Sea ice is essential to polar bear survival because they can only reliably catch their main food source, seals, from its surface. In essence, the platform of ice is their dinner plate. When forced ashore by melting ice, polar bears must live off the energy in their fat reserves until the ice forms again in autumn. Longer ice-free seasons, driven by global warming, are stretching the limits of those reserves. In a recent paper published in Nature Climate Change, my colleagues and I determined the timing of when prolonged ice-free seasons will begin to push polar bears beyond survival limits. We showed that without swift reductions in climate warming emissions, polar bears will be absent from most of their current range, including Alaska – their only American home – by the end of this century.
The polar bear’s dependence on habitat that literally melts as temperatures rise makes the risks of global warming easy to understand. But it’s not just about polar bears. In ecology, all things are connected. The impacts of global warming in other ecosystems, including our own, are more complicated than the polar bear’s relationship with melting ice, but the catastrophe unfolding in the Arctic is coming to us all in the form of more severe droughts, floods, wildfires, and generally erratic weather, like this year’s unusual winter storms.
Human migration in response to climate change is already a global challenge. With unabated warming, human occupation of large parts of the globe will become impossible, and the economic collapse that follows will create migration pressures on a scale never before seen. Only the very rich are likely to survive the warming that is in store if we do not act swiftly. But, if we halt global temperature rise in time to save polar bears, we will prevent the worst of global impacts on us all.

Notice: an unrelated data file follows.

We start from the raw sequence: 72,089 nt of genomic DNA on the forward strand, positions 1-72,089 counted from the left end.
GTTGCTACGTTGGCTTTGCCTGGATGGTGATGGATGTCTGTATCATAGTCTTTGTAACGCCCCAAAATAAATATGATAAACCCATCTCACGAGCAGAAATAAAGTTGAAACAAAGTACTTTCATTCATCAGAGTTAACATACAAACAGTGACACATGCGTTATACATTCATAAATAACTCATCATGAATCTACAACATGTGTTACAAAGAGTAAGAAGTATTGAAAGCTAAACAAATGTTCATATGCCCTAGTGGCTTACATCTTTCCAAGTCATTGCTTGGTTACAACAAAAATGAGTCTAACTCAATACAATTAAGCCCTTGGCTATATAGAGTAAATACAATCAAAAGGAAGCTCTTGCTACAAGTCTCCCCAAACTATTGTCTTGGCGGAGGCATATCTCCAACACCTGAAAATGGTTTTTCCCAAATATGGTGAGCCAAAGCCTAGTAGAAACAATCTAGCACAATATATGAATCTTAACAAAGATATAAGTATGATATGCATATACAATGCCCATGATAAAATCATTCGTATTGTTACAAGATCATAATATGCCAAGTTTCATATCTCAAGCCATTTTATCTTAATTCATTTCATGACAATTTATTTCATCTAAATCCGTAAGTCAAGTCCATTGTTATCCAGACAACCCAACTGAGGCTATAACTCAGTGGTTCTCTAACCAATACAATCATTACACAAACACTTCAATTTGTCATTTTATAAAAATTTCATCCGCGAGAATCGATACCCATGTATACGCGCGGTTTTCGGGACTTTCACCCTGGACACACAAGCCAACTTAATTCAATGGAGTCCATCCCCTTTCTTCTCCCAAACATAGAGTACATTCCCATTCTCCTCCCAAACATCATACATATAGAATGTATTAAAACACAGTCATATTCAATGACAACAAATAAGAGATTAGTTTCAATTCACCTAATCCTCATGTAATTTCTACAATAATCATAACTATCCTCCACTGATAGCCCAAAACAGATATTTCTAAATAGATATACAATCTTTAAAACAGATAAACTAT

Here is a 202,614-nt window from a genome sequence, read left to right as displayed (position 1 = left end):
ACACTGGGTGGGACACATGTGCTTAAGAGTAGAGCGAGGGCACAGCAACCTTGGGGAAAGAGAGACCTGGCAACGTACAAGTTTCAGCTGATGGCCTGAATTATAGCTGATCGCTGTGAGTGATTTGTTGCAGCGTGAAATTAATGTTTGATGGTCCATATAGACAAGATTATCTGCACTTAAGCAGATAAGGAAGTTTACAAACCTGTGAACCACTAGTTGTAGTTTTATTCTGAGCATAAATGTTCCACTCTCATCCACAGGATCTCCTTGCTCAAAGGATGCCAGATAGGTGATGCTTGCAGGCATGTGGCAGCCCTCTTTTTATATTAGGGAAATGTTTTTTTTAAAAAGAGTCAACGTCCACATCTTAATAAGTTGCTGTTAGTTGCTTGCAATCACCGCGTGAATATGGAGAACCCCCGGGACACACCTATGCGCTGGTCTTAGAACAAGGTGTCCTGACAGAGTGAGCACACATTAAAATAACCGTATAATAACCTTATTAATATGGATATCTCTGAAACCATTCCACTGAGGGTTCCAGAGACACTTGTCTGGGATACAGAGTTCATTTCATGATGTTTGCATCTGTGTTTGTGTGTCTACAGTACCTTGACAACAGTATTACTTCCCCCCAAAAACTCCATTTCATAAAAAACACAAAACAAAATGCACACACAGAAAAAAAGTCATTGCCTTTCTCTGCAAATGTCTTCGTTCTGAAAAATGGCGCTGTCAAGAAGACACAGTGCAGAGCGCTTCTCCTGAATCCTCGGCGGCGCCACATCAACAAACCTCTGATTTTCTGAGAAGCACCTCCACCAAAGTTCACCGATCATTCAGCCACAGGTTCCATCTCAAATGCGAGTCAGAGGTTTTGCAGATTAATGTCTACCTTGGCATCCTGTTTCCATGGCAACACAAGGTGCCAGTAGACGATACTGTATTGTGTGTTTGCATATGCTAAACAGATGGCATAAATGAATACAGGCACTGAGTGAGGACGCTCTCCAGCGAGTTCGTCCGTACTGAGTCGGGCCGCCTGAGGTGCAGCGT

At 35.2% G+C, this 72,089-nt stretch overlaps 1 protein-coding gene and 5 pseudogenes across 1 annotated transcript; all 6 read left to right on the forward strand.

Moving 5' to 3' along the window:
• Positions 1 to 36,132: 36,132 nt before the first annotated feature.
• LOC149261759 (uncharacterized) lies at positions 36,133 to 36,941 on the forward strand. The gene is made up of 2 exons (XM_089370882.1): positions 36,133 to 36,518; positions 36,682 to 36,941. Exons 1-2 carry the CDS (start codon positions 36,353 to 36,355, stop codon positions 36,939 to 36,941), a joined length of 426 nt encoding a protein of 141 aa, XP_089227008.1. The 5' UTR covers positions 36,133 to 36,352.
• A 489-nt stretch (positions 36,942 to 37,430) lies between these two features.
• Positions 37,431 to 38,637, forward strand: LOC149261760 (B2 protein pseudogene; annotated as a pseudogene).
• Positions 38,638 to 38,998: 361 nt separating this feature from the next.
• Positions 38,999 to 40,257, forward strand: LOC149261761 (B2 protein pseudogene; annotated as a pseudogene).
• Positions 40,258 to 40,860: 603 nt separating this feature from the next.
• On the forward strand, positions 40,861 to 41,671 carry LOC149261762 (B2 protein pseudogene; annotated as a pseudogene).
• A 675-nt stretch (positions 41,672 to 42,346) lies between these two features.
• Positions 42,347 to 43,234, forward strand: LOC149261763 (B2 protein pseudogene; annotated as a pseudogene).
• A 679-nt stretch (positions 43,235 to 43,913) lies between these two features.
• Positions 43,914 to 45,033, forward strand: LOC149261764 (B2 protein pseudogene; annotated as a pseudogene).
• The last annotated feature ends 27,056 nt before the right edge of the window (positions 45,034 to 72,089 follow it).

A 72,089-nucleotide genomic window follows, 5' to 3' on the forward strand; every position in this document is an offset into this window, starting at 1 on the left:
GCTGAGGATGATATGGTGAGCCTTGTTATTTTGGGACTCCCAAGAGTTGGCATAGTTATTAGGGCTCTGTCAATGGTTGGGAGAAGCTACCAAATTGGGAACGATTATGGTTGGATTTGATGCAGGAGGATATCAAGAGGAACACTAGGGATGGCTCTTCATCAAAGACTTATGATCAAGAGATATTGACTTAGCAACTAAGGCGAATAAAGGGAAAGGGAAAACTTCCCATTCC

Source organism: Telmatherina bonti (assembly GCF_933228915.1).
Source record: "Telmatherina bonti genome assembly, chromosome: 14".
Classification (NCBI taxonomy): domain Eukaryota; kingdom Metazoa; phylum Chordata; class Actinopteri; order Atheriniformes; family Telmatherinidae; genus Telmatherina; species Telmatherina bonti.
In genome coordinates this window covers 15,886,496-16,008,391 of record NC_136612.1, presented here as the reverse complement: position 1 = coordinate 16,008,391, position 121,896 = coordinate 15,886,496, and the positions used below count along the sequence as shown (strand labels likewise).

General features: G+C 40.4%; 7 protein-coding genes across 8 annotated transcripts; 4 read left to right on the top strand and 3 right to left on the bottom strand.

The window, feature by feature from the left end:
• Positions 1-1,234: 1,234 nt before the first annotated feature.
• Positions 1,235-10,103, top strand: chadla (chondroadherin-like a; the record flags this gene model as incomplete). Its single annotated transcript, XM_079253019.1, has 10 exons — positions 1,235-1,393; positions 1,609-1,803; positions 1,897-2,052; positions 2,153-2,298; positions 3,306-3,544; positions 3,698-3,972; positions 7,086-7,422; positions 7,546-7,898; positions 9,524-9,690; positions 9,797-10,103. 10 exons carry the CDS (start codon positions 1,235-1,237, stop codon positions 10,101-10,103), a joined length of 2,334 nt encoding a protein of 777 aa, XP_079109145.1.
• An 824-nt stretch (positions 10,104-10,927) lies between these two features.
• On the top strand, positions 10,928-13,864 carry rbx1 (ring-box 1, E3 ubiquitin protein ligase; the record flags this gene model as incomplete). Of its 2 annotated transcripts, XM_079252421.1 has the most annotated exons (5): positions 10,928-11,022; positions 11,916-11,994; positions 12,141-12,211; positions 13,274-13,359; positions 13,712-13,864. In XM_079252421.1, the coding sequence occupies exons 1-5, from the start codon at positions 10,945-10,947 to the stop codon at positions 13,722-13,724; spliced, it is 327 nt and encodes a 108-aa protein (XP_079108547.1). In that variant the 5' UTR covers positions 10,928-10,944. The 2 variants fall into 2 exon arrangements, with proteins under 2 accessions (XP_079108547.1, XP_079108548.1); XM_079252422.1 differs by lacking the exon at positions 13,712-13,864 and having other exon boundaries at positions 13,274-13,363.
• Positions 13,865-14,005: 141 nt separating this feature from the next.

Climate catastrophe will affect Democrats and Republicans
I’ve long been troubled by the Republican party philosophy that believing in human-caused global warming is a partisan position. Global warming is not about belief at all. It is about the laws of physics and scientific evidence.
It has become increasingly clear that if societies do not halt global warming, none of our other societal and environmental concerns will really matter. Yet the more obvious and expensive our changing climate has become, the greater has been Republican resistance to doing anything about it. This, even after Nobel Prize-winner William Nordhaus showed that a big part of the solution could lie in free markets – a historic bastion of Republican platforms.
After four years of inaction on this most serious of issues facing us all, we now have a Democratic administration that is playing catch-up to head off climate disaster before it is too late. But a large contingent of Republicans still deny the problem exists in the first place, despite the evidence all around us.
Denial of the evidence will not eliminate my wife’s MS or save my mother’s vision. Neither will it negate the physical laws that require the world to warm as long as atmospheric CO2 concentrations rise. Denial will not save the climate to which life on Earth has become accustomed and in which humans have flourished – and it will not save polar bears.
The preamble to our constitution states that a main purpose of our government is to promote the general welfare. Denying reality clearly does not abide by this founding principle, and it is not part of the can-do, reality-based Republican philosophy with which I was raised.
The recent trend among Republicans to simply dismiss everything they don’t like as “fake news” takes denial to a disturbing new level of fantasy. It’s dangerous to our democracy and to our planet, and it’s a leap too far for me to make.